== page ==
Dear doctor, could you give me the median survival in early 80, s for elderly acute lymphoblastic leukemia, ? I I am having difficulty finding these statistics. Are we making any progress in the elderly with this type of leukemia? Thanks in advance.

Not too good... Age older than 60 years is one of the adverse prognostic indicators for adult acute lymphoblastic leukemia. The presence of the philadelphia chromosome, mll gene rearrangement, WBC over 100, 000/microliter, and failure to achieve remission after 4 weeks of therapy are other poor prognostic factors. Overall, only 20-40% of adults are cured and these are usually the ones without adverse factors.
ALL. Unfortunately the survival for elderly patients with all is limited due to the intensity of the therapy needed. Patients with philadelphia chromosome positive disease may respond well to tyrosine kinase inhibitors. Without further details it is difficult to answer thus question but the survival average is generally less than 1 year for somebody in their 80's.

Related Questions

Could you give me the median survival for the elderly, over 65, with acute lymphoblastic leukemia? Also, what was it 30 yrs. Ago? I lost a loved one in 1982, wondering if life expectancy improving in this age group? I'm not sure what the life expectancy w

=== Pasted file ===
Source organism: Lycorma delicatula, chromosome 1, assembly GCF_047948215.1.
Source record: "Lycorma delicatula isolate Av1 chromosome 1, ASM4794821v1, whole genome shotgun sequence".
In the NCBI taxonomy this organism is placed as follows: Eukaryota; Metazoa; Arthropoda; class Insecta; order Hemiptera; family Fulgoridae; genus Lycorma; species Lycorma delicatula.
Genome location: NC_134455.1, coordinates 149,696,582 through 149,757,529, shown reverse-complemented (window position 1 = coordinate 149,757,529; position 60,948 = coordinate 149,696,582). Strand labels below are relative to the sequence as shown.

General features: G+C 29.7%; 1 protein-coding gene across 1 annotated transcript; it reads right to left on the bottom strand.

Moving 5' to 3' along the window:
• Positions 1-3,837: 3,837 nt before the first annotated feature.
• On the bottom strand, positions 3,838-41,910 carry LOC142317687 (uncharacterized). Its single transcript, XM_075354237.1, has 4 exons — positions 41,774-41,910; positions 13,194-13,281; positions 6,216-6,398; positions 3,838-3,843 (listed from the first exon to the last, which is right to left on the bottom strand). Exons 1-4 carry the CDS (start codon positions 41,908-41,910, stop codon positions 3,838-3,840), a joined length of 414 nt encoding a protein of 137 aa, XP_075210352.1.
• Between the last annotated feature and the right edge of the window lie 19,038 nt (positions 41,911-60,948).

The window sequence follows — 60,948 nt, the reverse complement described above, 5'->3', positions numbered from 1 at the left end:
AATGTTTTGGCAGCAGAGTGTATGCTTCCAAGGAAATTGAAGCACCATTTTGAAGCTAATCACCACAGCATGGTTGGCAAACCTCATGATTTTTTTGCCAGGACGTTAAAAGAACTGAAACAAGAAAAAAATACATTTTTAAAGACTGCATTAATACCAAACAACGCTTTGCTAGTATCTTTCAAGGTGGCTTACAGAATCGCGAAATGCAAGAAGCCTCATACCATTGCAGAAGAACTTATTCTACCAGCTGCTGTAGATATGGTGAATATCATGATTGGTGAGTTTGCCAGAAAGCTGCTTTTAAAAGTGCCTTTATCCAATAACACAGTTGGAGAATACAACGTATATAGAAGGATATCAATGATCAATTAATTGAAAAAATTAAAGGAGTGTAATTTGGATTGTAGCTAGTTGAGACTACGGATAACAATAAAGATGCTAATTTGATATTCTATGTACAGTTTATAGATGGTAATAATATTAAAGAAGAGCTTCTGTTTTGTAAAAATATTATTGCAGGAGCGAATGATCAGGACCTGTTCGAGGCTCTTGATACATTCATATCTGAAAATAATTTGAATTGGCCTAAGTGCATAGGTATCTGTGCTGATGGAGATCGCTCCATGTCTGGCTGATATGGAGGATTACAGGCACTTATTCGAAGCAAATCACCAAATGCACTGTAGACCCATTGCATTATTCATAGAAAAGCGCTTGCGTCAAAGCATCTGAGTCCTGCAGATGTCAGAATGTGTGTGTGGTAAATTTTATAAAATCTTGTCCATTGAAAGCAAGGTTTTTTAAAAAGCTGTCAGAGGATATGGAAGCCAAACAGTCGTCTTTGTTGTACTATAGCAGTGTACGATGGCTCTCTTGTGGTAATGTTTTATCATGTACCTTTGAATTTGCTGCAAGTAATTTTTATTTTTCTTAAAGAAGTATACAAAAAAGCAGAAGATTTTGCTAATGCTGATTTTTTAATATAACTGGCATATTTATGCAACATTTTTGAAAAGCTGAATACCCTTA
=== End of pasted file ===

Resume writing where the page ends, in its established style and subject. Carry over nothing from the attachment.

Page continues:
Modern . Modern therapy is expected to get 60 - 80% of adults with all into remission. Unfortunately, with standard chemotherapy alone only 30-40% of adult all patients live more than 2 years. This likely compares to a 20-30% long-term survival rate in the early 1980s. Much more significant improvements have been made in the treatment of children with all with long-term survival in over 80% of kids with the disease. We now know much more about the genetic abnormalities in the cancer cells than we did in the 1980's and can better predict a patient's prognosis and tailor treatment for them. In particular, outcomes are now much better for mature b-cell all and there are targeted agents available for treating philadelphia chromosome-positive disease as well. Age continues to be a poor prognostic factor with people over 50 not fairing as well as younger adult patients. Read more...
Not too good... Age older than 60 years is one of the adverse prognostic indicators for adult acute lymphoblastic leukemia. The presence of the philadelphia chromosome, mll gene rearrangement, WBC over 100, 000/microliter, and failure to achieve remission after 4 weeks of therapy are other poor prognostic factors. Overall, only 20-40% of adults are cured and these are usually the ones without adverse factors. Read more...

Whats the expected survival rate in a 19 male with (all) acute lymphoblastic leukemia?

Need more info. Prognosis in all is still very good in young adults when treated with aggressive chemotherapy (and possibly radiation). One of the most powerful prognostic features is cytogenetics (e.g. Philadelphia chromosome, mll, and tel/aml1). T versus b cell, CNS involvement, response to initial chemo, all give additional information. Read more...

Hi please give me any information u know about alternative acute lymphoblastic leukemia treatment in mexico?